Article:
Things That Annoy Pre-Modern Historians
I never cease to be annoyed at the ignorance of people who should really know better. The latest installment comes from this silly piece on MSNBC: “Medieval books hold surprising fossil record.”
The story summarizes the following article: S. Blair Hedges. “Wormholes record species history in space and time.” Biology Letters 9 (2013). An evolutionary biologist used the dimensions and paths of holes in woodcuts to trace the frequency of different species of beetles over time and space. An interesting use of old books, and a good example of how scientists and historians not only ask different questions about the same object, but also how they go about answering them in very different ways.
The original article is interesting, and the news account doesn’t do an awful job of summarizing the results. As an early modern historian, however, that “medieval” in the MSNBC title really sticks in my craw. Admittedly, the examined books dated from 1462-1899, so a few could be said to fall within the Middle Ages. But since we generally know that earlier books are more rare and thus any sample from that date range will likely be weighted towards the later periods, and since Hedges was kind enough to include a summary of his data in the article, it’s pretty clear that “medieval” is probably the worst summary one could choose:
Kudos to the original author of the study, who, from my brief skimming and text search, never actually used the words “medieval” or “Middle Ages” in the study (here). On the other hand, he was precise enough to mention specific centuries and even “Renaissance.”
If this were just a single instance of a historical howler, it wouldn’t merit a post. And yes, periods are fuzzy, but still, shouldn’t a science journalist (or the section editor?) think about how to accurately summarize the study?* (In fact, I just got done drilling this into my students’ heads: a summary of several points needs to be broad enough to incorporate every point in the list, yet not add additional information that isn’t in the original list.) And maybe we could use proper terms that have been around since the 1970s at least, especially in the title of an article, which is the one bit of info that almost everybody will read?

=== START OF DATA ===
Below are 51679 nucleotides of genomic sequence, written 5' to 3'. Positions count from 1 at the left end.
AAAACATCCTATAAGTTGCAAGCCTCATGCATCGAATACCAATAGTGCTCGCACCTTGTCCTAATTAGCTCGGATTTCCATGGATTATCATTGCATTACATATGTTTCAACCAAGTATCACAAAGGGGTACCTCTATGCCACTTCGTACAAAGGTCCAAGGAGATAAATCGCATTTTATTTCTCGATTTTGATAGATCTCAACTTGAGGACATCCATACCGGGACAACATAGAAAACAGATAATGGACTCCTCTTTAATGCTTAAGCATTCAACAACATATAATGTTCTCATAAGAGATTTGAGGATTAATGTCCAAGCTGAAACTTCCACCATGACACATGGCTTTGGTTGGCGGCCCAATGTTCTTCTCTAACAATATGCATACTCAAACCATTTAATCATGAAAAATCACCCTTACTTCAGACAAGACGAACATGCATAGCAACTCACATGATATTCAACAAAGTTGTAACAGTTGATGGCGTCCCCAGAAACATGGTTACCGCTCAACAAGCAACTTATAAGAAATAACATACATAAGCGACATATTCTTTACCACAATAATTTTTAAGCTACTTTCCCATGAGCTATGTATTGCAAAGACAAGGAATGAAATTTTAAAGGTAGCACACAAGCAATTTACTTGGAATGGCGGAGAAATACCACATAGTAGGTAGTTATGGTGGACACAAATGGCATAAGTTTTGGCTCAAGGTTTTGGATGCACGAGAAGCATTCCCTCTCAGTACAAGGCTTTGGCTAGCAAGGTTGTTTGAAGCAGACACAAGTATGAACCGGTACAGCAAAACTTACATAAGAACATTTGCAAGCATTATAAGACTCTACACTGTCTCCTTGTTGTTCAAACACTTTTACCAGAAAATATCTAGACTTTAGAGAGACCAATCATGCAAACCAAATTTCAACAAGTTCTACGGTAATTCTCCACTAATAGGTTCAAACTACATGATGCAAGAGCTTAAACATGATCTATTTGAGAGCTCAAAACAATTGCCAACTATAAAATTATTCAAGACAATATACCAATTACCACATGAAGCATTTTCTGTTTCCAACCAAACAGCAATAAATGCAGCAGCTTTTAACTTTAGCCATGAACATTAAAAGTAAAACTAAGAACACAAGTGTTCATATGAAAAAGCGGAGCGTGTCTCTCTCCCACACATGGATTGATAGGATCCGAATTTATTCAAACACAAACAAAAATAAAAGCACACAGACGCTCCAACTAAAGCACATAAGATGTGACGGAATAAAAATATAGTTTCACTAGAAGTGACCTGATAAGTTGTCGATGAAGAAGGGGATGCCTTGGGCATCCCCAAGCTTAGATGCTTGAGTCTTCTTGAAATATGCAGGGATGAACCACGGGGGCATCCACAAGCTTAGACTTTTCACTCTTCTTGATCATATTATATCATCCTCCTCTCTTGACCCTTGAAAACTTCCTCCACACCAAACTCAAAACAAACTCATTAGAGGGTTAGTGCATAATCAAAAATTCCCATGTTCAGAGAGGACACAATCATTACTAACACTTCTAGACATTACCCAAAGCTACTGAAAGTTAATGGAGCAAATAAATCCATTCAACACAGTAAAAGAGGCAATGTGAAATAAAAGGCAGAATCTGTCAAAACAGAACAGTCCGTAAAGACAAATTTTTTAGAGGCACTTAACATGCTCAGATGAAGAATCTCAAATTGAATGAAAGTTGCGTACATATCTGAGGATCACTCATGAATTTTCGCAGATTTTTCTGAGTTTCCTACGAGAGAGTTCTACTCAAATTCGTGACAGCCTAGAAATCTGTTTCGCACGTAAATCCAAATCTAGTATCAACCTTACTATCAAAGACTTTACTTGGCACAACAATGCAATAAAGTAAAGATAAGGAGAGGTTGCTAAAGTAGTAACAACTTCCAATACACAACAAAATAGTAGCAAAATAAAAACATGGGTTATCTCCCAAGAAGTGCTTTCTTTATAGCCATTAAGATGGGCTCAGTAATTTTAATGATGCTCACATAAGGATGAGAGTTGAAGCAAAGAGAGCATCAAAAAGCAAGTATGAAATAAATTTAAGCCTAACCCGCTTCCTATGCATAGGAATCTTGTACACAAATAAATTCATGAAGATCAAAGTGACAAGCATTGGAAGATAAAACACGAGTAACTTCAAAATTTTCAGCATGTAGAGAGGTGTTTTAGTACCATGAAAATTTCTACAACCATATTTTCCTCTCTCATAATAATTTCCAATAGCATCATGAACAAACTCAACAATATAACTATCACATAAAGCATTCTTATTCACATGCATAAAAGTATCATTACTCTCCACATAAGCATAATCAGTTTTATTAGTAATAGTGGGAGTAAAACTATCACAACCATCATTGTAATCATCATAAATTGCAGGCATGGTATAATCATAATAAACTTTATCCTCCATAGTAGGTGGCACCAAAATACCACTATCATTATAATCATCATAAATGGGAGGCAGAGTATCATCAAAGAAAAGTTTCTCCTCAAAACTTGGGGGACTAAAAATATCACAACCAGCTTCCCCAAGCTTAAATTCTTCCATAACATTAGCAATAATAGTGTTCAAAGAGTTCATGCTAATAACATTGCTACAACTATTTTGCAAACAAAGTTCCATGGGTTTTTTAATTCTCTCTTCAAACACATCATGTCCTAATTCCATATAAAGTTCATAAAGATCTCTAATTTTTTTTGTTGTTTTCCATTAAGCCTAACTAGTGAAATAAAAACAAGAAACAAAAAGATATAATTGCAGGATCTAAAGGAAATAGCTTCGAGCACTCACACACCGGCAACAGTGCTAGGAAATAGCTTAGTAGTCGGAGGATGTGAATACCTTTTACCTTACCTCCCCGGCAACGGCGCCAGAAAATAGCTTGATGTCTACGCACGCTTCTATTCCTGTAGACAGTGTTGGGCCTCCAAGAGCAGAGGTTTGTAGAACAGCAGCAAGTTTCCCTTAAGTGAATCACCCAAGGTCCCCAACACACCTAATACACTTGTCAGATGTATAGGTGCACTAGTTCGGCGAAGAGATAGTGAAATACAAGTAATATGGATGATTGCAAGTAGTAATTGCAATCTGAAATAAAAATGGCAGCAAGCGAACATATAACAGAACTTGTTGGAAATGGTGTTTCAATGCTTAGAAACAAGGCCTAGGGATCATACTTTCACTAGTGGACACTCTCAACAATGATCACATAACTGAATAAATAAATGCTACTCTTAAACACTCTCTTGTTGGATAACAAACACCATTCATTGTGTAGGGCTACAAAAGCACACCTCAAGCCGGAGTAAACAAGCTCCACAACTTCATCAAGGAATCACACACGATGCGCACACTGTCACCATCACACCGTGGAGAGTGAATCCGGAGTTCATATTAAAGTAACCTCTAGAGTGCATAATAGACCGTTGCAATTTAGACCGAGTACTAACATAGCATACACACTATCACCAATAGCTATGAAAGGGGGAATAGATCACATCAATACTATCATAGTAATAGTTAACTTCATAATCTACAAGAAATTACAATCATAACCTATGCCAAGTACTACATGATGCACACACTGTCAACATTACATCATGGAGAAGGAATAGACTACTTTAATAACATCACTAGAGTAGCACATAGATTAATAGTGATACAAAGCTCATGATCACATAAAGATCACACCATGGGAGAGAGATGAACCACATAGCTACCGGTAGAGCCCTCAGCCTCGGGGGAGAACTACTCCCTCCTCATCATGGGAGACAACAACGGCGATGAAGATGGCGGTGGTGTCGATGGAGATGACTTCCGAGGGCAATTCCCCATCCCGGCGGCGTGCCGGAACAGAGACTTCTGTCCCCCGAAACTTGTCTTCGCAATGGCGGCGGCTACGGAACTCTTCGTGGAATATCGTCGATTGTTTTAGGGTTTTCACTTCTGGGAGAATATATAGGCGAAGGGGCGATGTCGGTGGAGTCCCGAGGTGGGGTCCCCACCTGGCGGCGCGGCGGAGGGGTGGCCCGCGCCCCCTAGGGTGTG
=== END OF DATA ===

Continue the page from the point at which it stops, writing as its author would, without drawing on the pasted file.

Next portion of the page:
My broader complaint is that, as I’m sure you are all aware, our society is so historically challenged that we just use “medieval” to indicate stuff that’s really old, like from the 1920s or something. But, you’d think that if Wikipedia could get it right, it shouldn’t be that hard for a news site to do some basic research and pay attention to word choice. Of course scientists have been complaining about the inaccuracies of scientific journalism for a few decades, so I guess historians will just have to get in line and take a number.
It is worth noting that the journalist (writing for the Science & Tech section, after all) did bother to pay attention to explain scientific terminology, going out of her way to distinguish “trace fossils” from regular fossilized remains.
Damn you, Two Cultures!
Yet one more factoid to emphasize to my Reformation students next semester I guess.
* Another similar example came from this press release: “ProQuest is participating in a project at Texas A&M that will significantly advance research of the early modern era. In a nutshell, a collective of publishers and software companies are supporting the efforts of scholars and librarians to train OCR technology to read the peculiar fonts of the 14th through 17th centuries. When they’re done, researchers will be able to conduct key word searches of 600-year-old manuscripts, making them as easy to work with as born digital content. Fascinating! Read on to learn more — here http://www.proquest.com/en-US/aboutus/pressroom/12/20121106.shtml or below…”.
Wow! That would change everything. But as was pointed out on the Humanist listserv, they actually meant books, not manuscripts. Still a big breakthrough I hope, but a bit of a letdown after the claim that early modern handwriting could be OCRed.